The New York Times: The First Amendment Protects Abortion Providers, Too
On Friday a district court judge in North Carolina issued a ruling that blocked the state's ultrasound law from going into effect -- a move worth celebrating on the 41st anniversary of Roe v. Wade, and at a time when Republican-led states are rushing to enact aggressive new abortion restrictions. Enacted in 2011 over the veto of then-Gov. Beverly Perdue, a Democrat, and similar to other restrictions lately enacted around the country, this atrocious provision sought to force women seeking an abortion to undergo a "narrated" ultrasound. Judge Catherine Eagles said that the law, which requires abortion-providers to display the ultrasound while describing the images in detail, violates the physician's free speech rights (Dorothy J. Samuels, 1/22).
Politico: 2014: The Year The Pro-Choice Crowd Fights Back
Sure, 2013 was not a great year for reproductive freedom -- 53 anti-choice measures were adopted at the state level, and we narrowly averted a federal government shutdown when House Republicans demanded that bosses have control over their employees' birth control coverage (though we later had a shutdown, anyway). But 2013 also showed record-high public support for the rights enshrined in Roe v. Wade: Twice as many pro-choice measures as the prior year were enacted at the state level, and voters turned out to vote into office a pro-choice governor in Virginia and soundly defeat the first municipal ballot measure to ban abortion after 20 weeks. In 2013, we saw a movement starting to embody the old adage that the best defense is a good offense (Ilyse Hogue, 1/21).
The Washington Post: Antiabortion Movement Faces A Cold Reality
James Dobson's Focus on the Family asked Christians to pray for rain to fall on Barack Obama in 2008 when he accepted the presidential nomination. Various religious conservatives have said that hurricanes, earthquakes and other meteorological phenomena were divine punishment of wayward humans. So what are we to make of Wednesday's March for Life on the Mall in Washington? The temperature was 12 degrees at the start of the annual antiabortion event, the wind chill below zero, and participants were trudging about in snow and ice from the previous day's storm (Dana Milbank, 1/22).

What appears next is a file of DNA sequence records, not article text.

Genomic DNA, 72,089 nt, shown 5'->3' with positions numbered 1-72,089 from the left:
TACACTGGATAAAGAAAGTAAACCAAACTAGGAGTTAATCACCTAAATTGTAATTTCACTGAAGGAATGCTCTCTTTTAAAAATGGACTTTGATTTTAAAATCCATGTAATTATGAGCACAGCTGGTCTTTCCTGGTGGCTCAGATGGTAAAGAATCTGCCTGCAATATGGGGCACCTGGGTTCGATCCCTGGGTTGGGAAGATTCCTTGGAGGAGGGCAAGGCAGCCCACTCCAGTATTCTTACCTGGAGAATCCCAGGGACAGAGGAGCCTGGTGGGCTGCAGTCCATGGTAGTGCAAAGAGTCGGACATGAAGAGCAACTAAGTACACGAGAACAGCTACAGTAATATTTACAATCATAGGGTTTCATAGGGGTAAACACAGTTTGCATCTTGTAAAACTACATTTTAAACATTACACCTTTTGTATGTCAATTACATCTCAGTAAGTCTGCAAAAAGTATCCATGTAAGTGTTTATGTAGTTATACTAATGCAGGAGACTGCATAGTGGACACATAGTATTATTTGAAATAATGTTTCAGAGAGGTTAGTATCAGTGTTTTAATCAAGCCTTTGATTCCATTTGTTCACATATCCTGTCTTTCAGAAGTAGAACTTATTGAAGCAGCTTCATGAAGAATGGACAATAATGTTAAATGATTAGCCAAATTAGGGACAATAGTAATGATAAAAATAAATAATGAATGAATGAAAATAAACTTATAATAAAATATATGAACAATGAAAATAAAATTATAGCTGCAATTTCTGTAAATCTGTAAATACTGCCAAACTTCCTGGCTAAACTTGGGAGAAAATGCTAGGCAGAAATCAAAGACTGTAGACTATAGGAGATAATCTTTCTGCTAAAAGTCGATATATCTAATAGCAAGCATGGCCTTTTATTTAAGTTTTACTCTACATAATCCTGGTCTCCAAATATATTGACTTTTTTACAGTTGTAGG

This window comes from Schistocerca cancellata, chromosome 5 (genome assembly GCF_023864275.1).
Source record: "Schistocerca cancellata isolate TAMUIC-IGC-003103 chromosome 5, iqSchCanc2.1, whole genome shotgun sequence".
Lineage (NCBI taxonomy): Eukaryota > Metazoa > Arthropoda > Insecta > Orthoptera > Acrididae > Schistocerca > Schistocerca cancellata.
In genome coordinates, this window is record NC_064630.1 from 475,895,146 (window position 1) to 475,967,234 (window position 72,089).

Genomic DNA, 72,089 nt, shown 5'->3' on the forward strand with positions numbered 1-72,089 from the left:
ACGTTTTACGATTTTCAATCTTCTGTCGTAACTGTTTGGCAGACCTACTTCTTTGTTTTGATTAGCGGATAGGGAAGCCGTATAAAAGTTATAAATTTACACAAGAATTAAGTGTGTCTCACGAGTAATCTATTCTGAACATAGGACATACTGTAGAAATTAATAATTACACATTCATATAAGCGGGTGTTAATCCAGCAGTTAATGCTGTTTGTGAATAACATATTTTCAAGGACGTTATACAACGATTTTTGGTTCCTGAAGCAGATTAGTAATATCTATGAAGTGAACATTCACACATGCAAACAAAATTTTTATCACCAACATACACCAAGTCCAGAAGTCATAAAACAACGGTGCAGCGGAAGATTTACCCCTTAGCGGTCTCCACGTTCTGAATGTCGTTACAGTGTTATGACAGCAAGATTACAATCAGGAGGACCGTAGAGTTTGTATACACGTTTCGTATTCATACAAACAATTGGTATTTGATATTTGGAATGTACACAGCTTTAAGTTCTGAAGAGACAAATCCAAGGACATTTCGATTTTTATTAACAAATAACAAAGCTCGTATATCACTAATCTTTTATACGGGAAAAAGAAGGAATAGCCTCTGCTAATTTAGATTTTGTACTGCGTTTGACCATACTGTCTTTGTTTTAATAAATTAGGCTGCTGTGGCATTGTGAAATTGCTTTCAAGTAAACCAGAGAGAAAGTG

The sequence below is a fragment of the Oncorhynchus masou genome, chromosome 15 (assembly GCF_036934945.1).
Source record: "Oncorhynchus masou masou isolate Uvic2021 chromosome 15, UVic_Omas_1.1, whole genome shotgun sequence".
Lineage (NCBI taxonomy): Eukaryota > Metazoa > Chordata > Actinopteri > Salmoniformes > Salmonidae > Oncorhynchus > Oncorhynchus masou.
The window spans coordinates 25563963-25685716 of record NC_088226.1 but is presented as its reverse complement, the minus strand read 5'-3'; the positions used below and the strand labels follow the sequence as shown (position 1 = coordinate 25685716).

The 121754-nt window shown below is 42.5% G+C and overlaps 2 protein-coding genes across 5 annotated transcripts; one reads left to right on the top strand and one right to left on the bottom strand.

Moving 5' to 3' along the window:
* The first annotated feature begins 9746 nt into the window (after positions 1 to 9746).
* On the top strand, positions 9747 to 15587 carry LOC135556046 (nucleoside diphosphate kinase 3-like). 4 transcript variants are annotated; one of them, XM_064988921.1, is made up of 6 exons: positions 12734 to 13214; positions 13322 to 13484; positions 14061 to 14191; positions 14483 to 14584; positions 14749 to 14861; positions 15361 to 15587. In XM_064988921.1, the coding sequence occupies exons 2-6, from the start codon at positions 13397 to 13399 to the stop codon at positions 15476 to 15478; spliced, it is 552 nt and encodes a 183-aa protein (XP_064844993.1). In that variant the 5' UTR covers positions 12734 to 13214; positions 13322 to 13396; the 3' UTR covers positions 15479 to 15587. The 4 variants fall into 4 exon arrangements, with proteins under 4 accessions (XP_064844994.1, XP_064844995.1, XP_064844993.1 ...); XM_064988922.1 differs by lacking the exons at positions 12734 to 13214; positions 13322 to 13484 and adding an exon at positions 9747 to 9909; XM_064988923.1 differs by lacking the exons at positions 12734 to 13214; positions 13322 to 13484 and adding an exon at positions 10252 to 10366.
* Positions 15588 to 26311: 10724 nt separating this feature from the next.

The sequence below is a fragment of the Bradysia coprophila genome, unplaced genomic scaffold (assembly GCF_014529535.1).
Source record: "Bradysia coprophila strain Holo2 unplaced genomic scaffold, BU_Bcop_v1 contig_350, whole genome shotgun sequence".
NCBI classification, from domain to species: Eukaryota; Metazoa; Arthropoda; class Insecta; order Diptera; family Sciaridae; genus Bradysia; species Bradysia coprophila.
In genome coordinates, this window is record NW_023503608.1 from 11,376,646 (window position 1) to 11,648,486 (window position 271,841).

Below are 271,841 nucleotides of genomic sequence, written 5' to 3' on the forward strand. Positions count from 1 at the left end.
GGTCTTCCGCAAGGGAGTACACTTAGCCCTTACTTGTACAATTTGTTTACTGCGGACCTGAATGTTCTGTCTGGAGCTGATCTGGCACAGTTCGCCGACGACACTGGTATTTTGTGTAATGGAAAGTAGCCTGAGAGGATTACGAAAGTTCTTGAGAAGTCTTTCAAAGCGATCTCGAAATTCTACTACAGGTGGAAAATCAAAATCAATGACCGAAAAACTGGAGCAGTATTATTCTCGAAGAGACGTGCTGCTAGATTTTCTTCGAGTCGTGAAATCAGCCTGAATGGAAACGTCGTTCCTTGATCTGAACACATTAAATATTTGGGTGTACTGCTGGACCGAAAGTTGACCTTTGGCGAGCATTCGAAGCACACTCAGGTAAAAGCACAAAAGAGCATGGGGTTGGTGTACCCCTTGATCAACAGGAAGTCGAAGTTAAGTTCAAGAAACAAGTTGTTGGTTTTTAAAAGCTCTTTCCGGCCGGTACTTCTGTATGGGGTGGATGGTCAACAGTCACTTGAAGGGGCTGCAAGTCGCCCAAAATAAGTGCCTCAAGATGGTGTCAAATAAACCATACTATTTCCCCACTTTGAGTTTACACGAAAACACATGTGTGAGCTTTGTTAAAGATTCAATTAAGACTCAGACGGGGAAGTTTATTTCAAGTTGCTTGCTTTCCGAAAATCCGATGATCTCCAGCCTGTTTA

JAMA: The Public Health Challenge Of Drug Overdose
The surge in prescription opioid overdoses is a leading national public health crisis, says the U.S. Centers for Disease Control and Prevention, one with a toll of more than 15 000 deaths in the United States each year. Since 1999, deaths from overdose of prescription opioids have increased 4-fold among US women and by 265 percent among US men. As in the fable of the blind men and an elephant, there are many different ways to look at this epidemic -- and just as many ideas on how to address it (Dr. Joshua Sharfstein, 1/22).
The New England Journal of Medicine: Choosing Wisely -- The Politics and Economics Of Labeling Low-Value Services
With its Choosing Wisely campaign, the American Board of Internal Medicine (ABIM) Foundation boldly invited professional societies to own their role as "stewards of finite health care resources." ... On the surface, the creation of low-value–service lists suggests that physicians are willing to make recommendations to improve health care value even against their own financial interests. The services included on the lists, however, vary widely in terms of their potential impact on care and spending. ... Strikingly, no major procedures -- the source of orthopedic surgeons' revenue -- appear on the list, though documented wide variation in elective knee replacement and arthroscopy among Medicare beneficiaries suggests that some surgeries might have been appropriate for inclusion. Other societies' lists similarly include low-impact items (Dr. Nancy E. Morden, Carrie H. Colla, Dr. Thomas D. Sequist and Meredith B. Rosenthal, 1/22).
This article was reprinted from kaiserhealthnews.org with permission from the Henry J. Kaiser Family Foundation. Kaiser Health News, an editorially independent news service, is a program of the Kaiser Family Foundation, a nonpartisan health care policy research organization unaffiliated with Kaiser Permanente.